The Public Library of Cincinnati and Hamilton County has recently set a plan in motion to digitize a collection of music scores. But before they can be digitized, the scores need to cataloged at the item level so metadata can be added to the digital files that are uploaded to the Virtual Public Library. But first, they are traveling to the lab to receive stabilization, to improve legibility, and rehousing. There are more than 200 boxes in the collection, each containing fifty or more scores, so this will be an ongoing project for many months to come. Because there are so many, and the Library would like to have them digitized as soon as possible, the decision was made to keep the treatments minimal –enough to stabilize the materials and render them more legible but no more.
One of my favorite aspects of this job is learning about cool old stuff. I have just had the pleasure of becoming acquainted with stereoscopic images. In the process of surface cleaning and rehousing this project, I saw a lot of cool images and learned about the use of antique stereoscopes.
Antique stereoscopes, also known as stereopticons or stereo-viewers, were popular in the late 1800s and early 1900s. A stereoscopic viewer is a special device that helps us see 2 mounted photographs as one three dimensional image. The way it works is a stereo-view slide is inserted into the viewing device, and the person viewing looks through the device while adjusting the distance of the slide. The slide is adjusted either closer or farther from the viewer’s face until it comes into focus. The two images appear as one 3D image to us when looking through the viewer because we are seeing two perspectives merge into one – not too different from the Magic Eye books that were popular in the 90’s filled with stereograms. The two perspectives are taken with a special camera that has two lenses that mimic how we see the world through two eyes. The lenses are spaced slightly apart, roughly similar to the distance of our eyes.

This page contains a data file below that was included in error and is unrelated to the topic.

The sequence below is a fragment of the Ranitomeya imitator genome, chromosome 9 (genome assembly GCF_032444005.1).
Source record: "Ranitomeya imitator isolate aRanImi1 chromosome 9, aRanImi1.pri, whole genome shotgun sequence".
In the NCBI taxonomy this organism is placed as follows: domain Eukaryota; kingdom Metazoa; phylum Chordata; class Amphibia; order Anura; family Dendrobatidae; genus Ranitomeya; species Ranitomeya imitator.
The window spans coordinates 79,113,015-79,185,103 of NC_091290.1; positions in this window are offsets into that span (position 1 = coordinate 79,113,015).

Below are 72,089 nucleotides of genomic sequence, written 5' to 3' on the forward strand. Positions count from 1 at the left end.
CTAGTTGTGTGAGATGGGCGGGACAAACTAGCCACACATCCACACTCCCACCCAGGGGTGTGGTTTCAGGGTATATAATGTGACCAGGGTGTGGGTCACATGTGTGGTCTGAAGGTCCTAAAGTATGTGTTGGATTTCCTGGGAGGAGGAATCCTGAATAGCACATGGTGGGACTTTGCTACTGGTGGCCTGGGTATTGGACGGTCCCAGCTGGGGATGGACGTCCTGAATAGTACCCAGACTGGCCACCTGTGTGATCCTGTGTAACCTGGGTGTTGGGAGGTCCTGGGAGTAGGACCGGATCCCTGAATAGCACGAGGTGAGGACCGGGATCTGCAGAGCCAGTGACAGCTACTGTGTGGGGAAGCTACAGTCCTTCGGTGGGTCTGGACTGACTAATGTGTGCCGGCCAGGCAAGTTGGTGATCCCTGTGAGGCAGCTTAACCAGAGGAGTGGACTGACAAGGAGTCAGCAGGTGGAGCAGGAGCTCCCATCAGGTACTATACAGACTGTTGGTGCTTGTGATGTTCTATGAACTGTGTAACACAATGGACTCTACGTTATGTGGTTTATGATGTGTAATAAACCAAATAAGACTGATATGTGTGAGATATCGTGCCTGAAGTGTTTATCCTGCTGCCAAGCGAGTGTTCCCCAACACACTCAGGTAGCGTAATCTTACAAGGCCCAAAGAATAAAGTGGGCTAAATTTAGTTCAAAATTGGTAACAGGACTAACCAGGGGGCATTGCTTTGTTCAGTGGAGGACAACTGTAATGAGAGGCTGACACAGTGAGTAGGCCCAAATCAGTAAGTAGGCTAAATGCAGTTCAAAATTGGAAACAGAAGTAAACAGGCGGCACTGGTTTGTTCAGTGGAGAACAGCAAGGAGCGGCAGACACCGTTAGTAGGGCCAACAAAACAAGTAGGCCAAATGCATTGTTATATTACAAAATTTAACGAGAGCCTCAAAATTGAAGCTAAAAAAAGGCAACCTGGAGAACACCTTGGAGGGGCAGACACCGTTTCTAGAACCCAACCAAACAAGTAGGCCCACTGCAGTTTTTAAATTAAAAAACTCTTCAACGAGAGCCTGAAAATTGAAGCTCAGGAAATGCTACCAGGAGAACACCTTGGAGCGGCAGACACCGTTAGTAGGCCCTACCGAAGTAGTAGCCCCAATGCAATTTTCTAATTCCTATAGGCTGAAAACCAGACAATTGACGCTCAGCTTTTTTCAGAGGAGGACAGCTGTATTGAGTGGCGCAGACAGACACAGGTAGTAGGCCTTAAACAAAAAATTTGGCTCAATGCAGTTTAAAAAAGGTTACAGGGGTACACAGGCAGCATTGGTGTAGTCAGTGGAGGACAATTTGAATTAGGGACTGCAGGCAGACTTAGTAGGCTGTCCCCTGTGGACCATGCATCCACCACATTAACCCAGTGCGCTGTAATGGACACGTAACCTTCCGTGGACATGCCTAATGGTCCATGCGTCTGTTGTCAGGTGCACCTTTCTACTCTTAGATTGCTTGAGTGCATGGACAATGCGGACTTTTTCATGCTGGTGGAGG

One of the ways we repair damaged materials here is surface cleaning.
This is an old catalog that I am cleaning up for future digitization. The pages are very acidic and brittle. The original will be available for patron viewing but because it is degraded so badly we will photograph each page and make it available digitally. I have to be extra careful around tears and edges that I don’t break off any of the remaining paper. There has already been a lot of damage done to the catalog from previous handling. I don’t want to cause any further damage or loss of information. Luckily, only part of the outside of the images where there is no text has been lost. Many of the pieces found and breaks in the pages can be mended with heat set tissue. So here I go!